Comic book easter eggs, hidden messages, and cameo appearances

I always enjoy stumbling across easter eggs, cameo appearances, and messages hidden in the artwork of comics. It’s something about the fact that it’s something the artist didn’t have to draw, that they just put in there purely for the fun of it or to let you know something about them. Alex Ross is probably one of the best-known for this, putting the Beatles into Marvels, the Monkees into Kingdom Come, etc. etc. etc., but there are thousands of easter eggs, hidden messages, and unauthorized cameo appearances scattered throughout the pages of comics of all types. Sometimes they’re obvious, sometimes they’re subtle, sometimes you wouldn’t even know they were there unless someone pointed them out to you. Some are just cool little shoutouts, some have gotten people fired. Groo The Wanderer used to have a secret message in every issue, and back when I was a kid I used to spend hours poring over my Groos trying to find them. Some were really easy to spot but I’m sure I never found a lot of them. These days I don’t really have the time to go specifically looking for hidden messages, cameos, and easter eggs, but I try to note them when I spot them, and here I present a bunch that I don’t recall seeing documented elsewhere before.

Check out this panel in Marvel’s Strikeforce Morituri #7 (June 1987) drawn by Brent Anderson & Scott Williams:


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“The Horde” is an alien race in the future that Strikeforce Morituri fights, and which has apparently managed to somehow collect not only Captain America’s shield, the Silver Surfer’s board, and a miniaturized Galactus helmet but also a bunch of Green Lantern power batteries, Batman’s giant penny, and even Robby the Robot from Forbidden Planet!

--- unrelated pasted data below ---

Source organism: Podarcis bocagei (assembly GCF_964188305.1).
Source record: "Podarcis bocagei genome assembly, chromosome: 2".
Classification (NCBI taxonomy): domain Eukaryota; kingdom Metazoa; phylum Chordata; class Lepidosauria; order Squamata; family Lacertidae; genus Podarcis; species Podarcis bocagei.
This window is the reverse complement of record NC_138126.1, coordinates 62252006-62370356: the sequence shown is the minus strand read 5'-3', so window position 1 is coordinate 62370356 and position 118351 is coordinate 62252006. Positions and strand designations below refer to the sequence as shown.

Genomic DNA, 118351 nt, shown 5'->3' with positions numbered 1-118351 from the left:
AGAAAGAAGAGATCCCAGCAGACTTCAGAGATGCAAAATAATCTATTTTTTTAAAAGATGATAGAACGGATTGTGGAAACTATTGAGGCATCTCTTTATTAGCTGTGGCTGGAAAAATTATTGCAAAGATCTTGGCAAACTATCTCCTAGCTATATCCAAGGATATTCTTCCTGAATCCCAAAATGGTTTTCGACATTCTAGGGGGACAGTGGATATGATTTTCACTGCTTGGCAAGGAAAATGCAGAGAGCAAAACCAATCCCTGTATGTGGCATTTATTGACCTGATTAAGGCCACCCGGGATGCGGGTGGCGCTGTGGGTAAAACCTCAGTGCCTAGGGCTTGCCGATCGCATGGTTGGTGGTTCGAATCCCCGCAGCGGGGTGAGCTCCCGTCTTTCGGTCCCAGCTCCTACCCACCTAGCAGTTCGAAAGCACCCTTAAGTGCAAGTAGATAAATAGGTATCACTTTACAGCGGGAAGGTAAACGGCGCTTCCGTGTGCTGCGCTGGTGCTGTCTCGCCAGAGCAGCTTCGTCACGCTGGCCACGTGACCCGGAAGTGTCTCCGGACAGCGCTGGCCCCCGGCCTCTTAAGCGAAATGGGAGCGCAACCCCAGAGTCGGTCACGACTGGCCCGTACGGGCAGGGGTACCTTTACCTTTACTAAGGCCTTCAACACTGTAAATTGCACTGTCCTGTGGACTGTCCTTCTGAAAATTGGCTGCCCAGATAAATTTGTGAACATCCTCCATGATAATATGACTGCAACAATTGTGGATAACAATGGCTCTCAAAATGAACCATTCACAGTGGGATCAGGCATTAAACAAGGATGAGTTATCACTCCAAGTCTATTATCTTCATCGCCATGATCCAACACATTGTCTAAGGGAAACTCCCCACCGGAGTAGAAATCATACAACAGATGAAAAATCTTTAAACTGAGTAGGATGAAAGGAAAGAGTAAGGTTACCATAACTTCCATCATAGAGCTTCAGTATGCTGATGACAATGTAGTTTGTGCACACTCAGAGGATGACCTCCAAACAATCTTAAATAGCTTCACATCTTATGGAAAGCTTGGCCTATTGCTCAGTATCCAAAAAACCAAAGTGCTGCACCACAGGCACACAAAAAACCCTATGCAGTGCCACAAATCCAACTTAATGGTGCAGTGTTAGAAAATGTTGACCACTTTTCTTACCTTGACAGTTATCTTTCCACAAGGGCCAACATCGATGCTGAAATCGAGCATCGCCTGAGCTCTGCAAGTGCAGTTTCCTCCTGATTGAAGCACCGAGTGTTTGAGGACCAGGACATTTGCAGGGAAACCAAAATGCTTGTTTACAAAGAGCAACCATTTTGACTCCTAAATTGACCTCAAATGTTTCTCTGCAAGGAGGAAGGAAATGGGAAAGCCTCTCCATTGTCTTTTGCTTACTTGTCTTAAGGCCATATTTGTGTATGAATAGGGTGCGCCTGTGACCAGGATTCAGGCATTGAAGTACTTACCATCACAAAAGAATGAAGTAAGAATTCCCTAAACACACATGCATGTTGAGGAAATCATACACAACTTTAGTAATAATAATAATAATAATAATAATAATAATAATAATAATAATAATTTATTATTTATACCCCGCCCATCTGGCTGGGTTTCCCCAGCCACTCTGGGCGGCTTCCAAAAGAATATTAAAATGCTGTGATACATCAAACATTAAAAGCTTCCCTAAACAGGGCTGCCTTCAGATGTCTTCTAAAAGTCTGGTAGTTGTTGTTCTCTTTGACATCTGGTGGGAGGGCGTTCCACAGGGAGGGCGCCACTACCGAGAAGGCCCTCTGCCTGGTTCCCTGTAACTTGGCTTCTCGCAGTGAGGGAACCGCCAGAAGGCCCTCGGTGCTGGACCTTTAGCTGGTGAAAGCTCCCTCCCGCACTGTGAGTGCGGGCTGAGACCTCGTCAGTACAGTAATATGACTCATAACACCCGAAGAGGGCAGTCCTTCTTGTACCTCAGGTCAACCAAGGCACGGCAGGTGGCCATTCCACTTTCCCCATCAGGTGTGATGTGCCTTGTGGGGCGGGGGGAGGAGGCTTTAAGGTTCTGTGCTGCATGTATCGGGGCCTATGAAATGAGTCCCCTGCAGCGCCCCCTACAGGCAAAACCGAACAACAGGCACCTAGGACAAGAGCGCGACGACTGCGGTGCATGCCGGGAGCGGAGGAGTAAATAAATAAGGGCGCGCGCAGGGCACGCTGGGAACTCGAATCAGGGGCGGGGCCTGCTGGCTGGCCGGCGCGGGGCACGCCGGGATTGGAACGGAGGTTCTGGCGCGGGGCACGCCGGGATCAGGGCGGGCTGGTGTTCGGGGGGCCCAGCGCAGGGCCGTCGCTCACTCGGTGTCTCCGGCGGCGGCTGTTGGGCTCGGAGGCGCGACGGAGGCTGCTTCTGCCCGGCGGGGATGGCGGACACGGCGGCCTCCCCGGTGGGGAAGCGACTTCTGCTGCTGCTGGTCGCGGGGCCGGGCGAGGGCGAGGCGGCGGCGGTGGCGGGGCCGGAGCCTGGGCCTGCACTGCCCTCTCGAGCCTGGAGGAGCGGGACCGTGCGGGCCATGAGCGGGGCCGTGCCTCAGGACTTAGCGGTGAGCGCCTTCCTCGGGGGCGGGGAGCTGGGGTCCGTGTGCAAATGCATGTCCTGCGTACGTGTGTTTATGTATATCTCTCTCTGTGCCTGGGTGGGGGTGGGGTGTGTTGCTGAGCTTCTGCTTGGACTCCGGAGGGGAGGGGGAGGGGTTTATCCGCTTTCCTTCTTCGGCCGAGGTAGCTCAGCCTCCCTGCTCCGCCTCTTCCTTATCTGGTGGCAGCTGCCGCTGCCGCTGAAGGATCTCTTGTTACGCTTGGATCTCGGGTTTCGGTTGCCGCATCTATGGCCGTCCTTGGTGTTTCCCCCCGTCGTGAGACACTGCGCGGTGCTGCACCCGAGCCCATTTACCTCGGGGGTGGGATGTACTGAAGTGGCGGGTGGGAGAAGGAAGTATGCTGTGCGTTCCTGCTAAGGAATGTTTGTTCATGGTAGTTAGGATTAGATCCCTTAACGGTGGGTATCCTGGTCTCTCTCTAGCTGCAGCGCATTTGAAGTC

What do the X-Men do on their day off? Hang out in the future at the same bar as Sun Boy from the Legion, apparently — that’s Kitty Pryde, Colossus, and a standing Professor X there chatting it up. Note this backup story from Tales of The Legion #320 was some of the first pro work of future name creators Dan Jurgens & Karl Kesel — even the letterer of this story is still working, on and off.


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It’s been pointed out many times how much stuff Darick Robertson snuck into Transmetropolitan. He’s still at it — from the cover of The Boys #7:


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From the classic Monty Python sketch.

Shoutouts to comic creators of the past are pretty standard, especially in Batman comics where it’s always “Hey there’s a crime down on the corner of Sprang and Giordano”, but I liked this from Detective Comics #785 by Brubaker & Zircher:

Those are the full/real names of (top to bottom) Dick Dillin, Don Newton, Gene Day, and Gil Kane. I assume that would be Win Mortimer at the bottom.

From the fantastic Solo #7, Mike Allred’s love letter to classic Silver Age DC Comics: Captain Action, a licensed toy character that hasn’t been seen in the pages of DC Comics since 1968 (and that DC doesn’t have the rights to):


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From Elementals #9, David Letterman (ironically announcing his rival-to-be as the next guest following the Elementals’ Fathom) and Larry “Bud” Melman.


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Unauthorized guests always seem to sneak into comic-book weddings (those crowd scenes must just be too tempting — or too boring to draw), but on this Elementals cover the unauthorized party-crashers far outnumber actual Elementals characters: among others are Cerebus, Casper, the Phantom, Space Ghost’s sidekicks, Prince Valiant, Snarf, Gumby, Doc Savage, the Lone Ranger, Superman’s lurking behind the Comico logo, and even Calvin & Hobbes snuck in.


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Finally, this is a cameo of sorts but other than that I really don’t know what to say about it other than that it’s somehow sadly hilarious. From the letters page of Joe Matt’s Peepshow #10, Rivers Cuomo of Weezer:

What easter eggs, hidden messages, and cameo appearances have you found lurking in the pages of your favorite comics?

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1 comment so far ↓

#1 Chris Arndt on 04.06.08 at 6:41 pm

Yesssss.

Those can be awesome.

Of course, when it that Mark guy did it in the Daredevil movie it was annoying and detracted from the movie-going experience. Everytime a name popped up I stopped watching just long enough to think of the reference… then I got back to the movie.

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